You know, I've heard Jesus is coming for years. My grandma used to say that. So, you know, Jesus is coming again. Or do you have a bored disinterest in His coming? You know a citizen, once that person is a citizen, when they're away from their homeland, they get homesick.

The first time I traveled overseas, I was so excited to get on an airplane and have my own passport. It's like, see? I got a passport! And I was in that country. And I loved trying and the food, and all the customs. But I was there for like, a few months. And the first week I was all getting excited, and try everything.

But after a couple weeks-- didn't take long-- I started having dreams of hamburgers and stuff, like American things. And I've gotten better as time has gone on, but I just got sort of homesick. I wanted to have my friends around me again, and the things that I was used to.

And so it is with us in the Kingdom of God. We get homesick. One of the great promises Jesus ever made was, in my Father's house there are many mansions. If it were not so, I would have told you. I'm going to prepare a place-- it's a real place-- for you. And if I go, I will come again, and receive you to myself, that where I am you may be with me always. And so we look forward to that.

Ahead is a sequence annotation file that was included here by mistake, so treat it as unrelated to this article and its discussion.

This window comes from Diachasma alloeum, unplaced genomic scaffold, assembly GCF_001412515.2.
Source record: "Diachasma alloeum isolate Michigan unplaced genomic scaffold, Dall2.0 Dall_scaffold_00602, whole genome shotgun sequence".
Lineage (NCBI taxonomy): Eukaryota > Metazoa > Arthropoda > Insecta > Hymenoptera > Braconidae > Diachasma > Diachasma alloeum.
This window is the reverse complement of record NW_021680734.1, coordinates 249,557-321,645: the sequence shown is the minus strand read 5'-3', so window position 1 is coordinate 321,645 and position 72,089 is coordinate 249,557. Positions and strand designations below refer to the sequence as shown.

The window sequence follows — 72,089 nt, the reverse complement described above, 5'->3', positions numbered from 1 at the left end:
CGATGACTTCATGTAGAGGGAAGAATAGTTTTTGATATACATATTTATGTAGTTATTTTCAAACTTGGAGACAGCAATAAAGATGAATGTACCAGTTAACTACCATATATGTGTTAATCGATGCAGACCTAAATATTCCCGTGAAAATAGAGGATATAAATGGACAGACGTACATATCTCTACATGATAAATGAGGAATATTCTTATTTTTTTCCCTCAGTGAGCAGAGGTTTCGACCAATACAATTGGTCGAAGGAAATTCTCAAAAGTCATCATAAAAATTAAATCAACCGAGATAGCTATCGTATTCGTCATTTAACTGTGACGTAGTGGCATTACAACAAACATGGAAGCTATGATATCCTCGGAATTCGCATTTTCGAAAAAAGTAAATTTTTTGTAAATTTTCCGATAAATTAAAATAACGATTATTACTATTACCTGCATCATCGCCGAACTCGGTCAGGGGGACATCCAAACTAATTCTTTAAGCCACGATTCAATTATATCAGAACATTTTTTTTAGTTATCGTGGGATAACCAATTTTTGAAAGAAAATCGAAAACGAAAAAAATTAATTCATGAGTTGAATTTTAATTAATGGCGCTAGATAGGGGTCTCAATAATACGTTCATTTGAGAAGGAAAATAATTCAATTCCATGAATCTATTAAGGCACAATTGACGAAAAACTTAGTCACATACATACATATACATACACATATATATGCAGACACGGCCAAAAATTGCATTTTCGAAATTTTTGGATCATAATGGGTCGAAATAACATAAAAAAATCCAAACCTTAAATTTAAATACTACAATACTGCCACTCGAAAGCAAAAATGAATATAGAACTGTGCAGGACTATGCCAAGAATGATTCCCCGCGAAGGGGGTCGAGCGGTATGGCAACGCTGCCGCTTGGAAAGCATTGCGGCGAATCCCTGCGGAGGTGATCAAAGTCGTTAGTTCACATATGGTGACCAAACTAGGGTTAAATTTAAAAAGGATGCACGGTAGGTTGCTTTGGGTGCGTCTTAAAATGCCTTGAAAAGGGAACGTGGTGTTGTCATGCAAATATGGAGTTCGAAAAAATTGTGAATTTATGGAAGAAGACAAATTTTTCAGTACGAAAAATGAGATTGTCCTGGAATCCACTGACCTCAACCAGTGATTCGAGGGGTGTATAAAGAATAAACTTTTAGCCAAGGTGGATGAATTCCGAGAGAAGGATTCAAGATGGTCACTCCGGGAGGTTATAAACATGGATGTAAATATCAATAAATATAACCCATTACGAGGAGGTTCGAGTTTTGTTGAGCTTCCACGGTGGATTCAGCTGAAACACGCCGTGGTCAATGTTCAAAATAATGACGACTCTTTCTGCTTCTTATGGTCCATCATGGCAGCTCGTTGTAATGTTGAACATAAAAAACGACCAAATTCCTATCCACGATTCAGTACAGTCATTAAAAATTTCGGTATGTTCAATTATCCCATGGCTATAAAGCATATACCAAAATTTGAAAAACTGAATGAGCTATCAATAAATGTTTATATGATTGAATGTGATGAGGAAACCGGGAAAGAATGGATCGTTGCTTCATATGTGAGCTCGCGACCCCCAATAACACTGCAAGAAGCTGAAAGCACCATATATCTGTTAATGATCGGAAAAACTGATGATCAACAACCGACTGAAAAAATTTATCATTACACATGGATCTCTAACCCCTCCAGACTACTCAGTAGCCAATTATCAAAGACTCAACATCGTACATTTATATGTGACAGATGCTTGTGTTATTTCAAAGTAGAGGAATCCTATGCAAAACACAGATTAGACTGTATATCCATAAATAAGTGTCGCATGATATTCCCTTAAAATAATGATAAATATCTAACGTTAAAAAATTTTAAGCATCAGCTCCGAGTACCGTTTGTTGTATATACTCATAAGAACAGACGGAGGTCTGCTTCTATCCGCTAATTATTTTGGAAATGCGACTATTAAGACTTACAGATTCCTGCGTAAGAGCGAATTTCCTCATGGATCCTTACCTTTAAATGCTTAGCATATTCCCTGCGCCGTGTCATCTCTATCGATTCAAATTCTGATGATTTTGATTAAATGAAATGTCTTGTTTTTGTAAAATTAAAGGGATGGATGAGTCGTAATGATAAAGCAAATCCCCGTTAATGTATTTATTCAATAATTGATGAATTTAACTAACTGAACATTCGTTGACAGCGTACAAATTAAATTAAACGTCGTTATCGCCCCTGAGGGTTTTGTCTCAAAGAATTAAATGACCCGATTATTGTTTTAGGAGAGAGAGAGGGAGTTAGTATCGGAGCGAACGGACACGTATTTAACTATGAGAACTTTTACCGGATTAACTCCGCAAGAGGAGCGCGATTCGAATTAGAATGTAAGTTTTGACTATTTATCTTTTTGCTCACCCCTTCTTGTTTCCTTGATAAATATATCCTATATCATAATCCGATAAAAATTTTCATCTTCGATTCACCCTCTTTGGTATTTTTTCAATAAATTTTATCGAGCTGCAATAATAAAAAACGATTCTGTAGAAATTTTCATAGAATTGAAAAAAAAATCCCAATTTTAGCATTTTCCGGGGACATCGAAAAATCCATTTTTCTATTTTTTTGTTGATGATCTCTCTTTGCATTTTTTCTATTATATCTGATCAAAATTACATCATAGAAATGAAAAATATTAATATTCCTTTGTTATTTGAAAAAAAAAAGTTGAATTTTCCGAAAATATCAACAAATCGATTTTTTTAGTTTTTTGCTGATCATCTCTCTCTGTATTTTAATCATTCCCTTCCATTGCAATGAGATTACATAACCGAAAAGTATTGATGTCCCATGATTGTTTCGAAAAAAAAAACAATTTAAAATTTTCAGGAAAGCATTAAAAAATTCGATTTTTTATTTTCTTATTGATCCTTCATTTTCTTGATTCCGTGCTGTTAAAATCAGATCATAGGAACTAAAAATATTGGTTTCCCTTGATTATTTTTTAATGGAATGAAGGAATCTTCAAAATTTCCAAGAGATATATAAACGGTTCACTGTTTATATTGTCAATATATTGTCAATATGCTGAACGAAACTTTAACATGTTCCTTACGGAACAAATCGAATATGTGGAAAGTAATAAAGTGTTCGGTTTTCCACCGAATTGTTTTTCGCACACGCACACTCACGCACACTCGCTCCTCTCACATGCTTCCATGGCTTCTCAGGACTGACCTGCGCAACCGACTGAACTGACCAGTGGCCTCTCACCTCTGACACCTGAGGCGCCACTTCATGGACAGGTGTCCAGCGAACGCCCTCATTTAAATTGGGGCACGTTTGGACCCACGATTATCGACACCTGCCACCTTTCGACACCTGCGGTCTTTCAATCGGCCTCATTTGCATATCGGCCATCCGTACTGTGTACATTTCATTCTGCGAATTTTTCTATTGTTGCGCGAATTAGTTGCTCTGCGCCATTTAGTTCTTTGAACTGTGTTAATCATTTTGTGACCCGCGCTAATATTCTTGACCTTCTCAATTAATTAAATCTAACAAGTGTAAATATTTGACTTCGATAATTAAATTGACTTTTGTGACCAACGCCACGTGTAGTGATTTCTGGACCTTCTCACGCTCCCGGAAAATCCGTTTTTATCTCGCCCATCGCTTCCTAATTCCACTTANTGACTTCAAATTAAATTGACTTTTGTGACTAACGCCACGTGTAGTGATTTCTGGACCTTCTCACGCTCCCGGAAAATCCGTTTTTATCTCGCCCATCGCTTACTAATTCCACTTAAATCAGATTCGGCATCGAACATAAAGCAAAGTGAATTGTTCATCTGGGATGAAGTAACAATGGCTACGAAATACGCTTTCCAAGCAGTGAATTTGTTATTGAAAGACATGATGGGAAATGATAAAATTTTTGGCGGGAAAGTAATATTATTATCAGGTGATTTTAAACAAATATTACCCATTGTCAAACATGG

I sort of feel like-- especially the older I get, and I know that Heaven is a lot closer now than it used to be, and that the road ahead of me is shorter than the road behind me-- I sort of feel like Dorothy in The Wizard of Oz. Remember? She'd click her heels, and go, there's no place like home! There's no place like-- I feel like saying, there's no place like Heaven! There's no place like Heaven! That's our home.

Question. How do we become heavenly citizens? Easy answer. You trust in Jesus Christ, who did the work for you on the cross, and He writes your name down-- so to speak-- in the registry of Heaven.

I want you to skip ahead a couple of verses. Go to chapter 4, verse 3, and just notice the language. He says, I urge you also, true companion, help these women who labored with me in the gospel, with Clement also, and the rest of my fellow workers-- now, notice this phrase-- whose names are in the book of life.